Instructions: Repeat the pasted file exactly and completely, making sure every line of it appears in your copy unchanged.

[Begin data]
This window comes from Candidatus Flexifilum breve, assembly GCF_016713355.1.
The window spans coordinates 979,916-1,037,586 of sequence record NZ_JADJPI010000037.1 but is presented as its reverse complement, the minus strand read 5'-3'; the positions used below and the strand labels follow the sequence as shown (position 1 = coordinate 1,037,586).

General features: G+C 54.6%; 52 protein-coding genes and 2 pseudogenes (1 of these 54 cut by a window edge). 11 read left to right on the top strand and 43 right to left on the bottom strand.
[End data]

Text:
This window comes from Candidatus Flexifilum breve, assembly GCF_016713355.1.
The window spans coordinates 979,916-1,037,586 of sequence record NZ_JADJPI010000037.1 but is presented as its reverse complement, the minus strand read 5'-3'; the positions used below and the strand labels follow the sequence as shown (position 1 = coordinate 1,037,586).

General features: G+C 54.6%; 52 protein-coding genes and 2 pseudogenes (1 of these 54 cut by a window edge). 11 read left to right on the top strand and 43 right to left on the bottom strand.